* Co-design a strategic research agenda with stakeholders on soil carbon sequestration in agriculture;
* Better structure the international research cooperation in this field.
The Global Research Alliance is one of the major international initiatives participating in the CIRCASA project, along with 4 per 1000 – Soils for Food Security and Climate and the Joint Programming Initiative on Sustainable Agriculture, Food Security and Climate Change (FACCE-JPI). The Climate Change Agriculture and Food Security program (CCAFS) and the Water, Land and Ecosystems (WLE) programs of the CGIAR, and the Intergovernmental Technical Panel on Soils (ITPS) of the Global Soil Partnership (GSP) are also involved, along with 23 Partners.
A Global Soil Organic Carbon Map has been released by the Intergovernmental Technical Panel of the Global Soil Partnership at this year’s World Soil Day, by our Partner the Food & Agriculture Organisation.
The map, based on data from 110 countries, is designed to provide users with information to help monitor soil condition, identify degraded areas, set restoration targets, explore SOC sequestration potentials, support greenhouse gas emission reporting under the UNFCCC, and make evidence-based decisions to mitigate and adapt to a changing climate.
The Global Research Alliance is delighted to welcome our newest Partner, ISRIC – World Soil Information.
ISRIC is linked to other global soil initiatives, such as the Global Soil Partnership, led by the Food & Agriculture Organisation. Together, ISRIC and the Global Research Alliance are looking forward to enhancing collaborations with countries and working on our Soil Carbon flagship, which is strongly connected to our existing Partner FACCE-JPI’s Coordination of International Research Cooperation on Soil Carbon Sequestration in Agriculture Horizon 2020 Coordination & Support Action (CIRCASA H2020 CSA).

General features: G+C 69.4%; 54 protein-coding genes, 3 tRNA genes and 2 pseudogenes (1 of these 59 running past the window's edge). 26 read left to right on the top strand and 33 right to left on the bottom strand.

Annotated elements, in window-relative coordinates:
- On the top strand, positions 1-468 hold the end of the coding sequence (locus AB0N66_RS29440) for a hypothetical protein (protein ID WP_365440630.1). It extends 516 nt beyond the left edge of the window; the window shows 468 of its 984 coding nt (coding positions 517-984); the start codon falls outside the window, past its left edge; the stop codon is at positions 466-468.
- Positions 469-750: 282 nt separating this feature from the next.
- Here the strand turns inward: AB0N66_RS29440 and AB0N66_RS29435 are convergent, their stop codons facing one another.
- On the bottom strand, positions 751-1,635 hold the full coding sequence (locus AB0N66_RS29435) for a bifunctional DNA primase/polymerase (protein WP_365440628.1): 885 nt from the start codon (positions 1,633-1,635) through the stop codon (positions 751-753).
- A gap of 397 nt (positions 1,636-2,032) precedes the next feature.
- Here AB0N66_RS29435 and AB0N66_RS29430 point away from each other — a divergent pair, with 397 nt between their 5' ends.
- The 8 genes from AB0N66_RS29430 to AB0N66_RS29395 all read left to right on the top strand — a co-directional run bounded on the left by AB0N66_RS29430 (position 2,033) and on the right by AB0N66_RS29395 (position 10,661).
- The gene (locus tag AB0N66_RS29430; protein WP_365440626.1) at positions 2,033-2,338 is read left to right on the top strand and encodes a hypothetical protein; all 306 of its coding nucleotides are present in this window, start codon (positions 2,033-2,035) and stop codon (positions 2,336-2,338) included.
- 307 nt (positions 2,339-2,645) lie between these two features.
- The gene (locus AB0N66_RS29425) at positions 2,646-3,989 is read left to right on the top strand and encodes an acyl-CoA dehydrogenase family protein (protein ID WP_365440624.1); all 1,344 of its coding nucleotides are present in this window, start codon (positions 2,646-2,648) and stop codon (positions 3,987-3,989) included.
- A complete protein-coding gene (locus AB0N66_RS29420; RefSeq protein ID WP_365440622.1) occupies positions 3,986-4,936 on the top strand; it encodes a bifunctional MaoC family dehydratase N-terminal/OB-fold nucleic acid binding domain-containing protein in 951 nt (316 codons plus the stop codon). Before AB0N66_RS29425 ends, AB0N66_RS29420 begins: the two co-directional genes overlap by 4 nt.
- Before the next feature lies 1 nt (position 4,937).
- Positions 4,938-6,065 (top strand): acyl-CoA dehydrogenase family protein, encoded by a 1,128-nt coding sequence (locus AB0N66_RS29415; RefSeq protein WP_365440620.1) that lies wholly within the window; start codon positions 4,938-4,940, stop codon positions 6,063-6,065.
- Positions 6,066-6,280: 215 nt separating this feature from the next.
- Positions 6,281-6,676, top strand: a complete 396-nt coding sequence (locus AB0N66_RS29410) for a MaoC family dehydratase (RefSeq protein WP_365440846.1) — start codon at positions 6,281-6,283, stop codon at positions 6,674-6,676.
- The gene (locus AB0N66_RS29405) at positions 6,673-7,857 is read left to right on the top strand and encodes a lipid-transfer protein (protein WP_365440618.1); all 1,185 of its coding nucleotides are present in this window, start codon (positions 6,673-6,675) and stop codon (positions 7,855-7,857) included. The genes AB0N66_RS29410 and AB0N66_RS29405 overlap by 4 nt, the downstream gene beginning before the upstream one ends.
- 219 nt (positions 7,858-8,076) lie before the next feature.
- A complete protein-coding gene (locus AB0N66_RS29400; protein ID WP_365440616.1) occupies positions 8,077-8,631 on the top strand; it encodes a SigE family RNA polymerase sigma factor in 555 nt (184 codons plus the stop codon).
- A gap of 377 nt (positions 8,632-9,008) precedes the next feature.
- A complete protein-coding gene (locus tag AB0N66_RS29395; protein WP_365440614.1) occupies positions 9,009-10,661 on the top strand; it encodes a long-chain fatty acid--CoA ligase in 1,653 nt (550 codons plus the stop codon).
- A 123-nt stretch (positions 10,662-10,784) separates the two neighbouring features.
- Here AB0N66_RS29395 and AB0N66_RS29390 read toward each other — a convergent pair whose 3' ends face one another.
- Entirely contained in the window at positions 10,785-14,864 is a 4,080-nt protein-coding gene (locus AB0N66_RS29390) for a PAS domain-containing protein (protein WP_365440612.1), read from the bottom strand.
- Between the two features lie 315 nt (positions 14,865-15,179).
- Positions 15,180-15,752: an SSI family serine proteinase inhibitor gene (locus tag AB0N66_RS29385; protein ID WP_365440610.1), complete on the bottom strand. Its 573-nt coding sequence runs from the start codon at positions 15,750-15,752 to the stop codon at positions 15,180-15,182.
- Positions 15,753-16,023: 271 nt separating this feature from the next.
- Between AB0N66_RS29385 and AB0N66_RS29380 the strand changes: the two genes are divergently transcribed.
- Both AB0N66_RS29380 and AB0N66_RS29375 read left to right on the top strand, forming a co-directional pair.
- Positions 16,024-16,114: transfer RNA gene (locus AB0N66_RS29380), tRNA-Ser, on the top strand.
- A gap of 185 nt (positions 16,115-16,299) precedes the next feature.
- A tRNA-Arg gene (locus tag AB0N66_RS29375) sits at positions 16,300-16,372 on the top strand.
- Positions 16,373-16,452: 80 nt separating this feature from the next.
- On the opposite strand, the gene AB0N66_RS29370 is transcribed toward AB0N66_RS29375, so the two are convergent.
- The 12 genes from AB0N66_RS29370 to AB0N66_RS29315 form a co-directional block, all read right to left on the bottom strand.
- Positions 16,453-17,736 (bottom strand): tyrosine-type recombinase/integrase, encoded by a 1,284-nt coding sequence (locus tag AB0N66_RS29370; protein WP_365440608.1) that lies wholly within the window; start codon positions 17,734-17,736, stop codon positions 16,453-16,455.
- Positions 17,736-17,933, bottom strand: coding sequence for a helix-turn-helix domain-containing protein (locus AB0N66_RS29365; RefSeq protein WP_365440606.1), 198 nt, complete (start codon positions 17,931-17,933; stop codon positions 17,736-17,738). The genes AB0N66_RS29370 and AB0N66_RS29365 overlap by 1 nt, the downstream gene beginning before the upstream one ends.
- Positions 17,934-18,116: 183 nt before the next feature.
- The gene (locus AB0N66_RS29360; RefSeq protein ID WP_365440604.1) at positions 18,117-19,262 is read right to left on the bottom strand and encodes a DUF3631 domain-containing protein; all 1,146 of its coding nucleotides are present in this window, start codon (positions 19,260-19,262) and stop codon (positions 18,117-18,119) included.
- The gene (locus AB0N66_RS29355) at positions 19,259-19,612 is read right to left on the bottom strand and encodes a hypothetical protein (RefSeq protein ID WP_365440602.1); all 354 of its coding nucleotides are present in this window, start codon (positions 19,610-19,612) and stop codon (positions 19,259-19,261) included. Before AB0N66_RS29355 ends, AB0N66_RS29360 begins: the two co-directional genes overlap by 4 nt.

Two highly qualified Scientific Officers are sought for INRA (National Institute for Agricultural Research) soil carbon programmes based in Paris, France.
1. Scientific Officer of the international research program on ‘Soils for Food Security and Climate’ (1-year position)
The research program has a focus on soil organic carbon, in relation with food security and climate change challenges.
2. Scientific Officer of the European funded project CIRCASA (3-year position)
CIRCASA (Coordination of International Research Cooperation on soil Carbon Sequestration in Agriculture) aims to develop international synergies concerning research and knowledge transfer on agricultural soil C sequestration at European Union (EU) and global levels.
Note that CVs must be received before 22 September 2017, and availability to start on 1 November 2017 is required.
In a recent study by Wageningen University & Research Centre, management interventions to increase the supply of organic carbon were tested with a linear programming model called NutMatch. NutMatch was applied to crop rotations with different mixtures of organic cattle slurry, pig slurry or compost, or with a mineral fertiliser. The study found that rotational crop residues, cattle slurry and compost each substantially contributed to soil organic carbon accumulation (range 200-450 kg C ha-1 yr-1); contributions of pig slurry and cover crops were small (20-50 kg C ha-1 yr-1). In terms of greenhouse gas emissions, it appears that the trade-offs between carbon inputs and emissions of greenhouse gases (notably N2O) or other pollutants (NO3, NH3) can be substantial.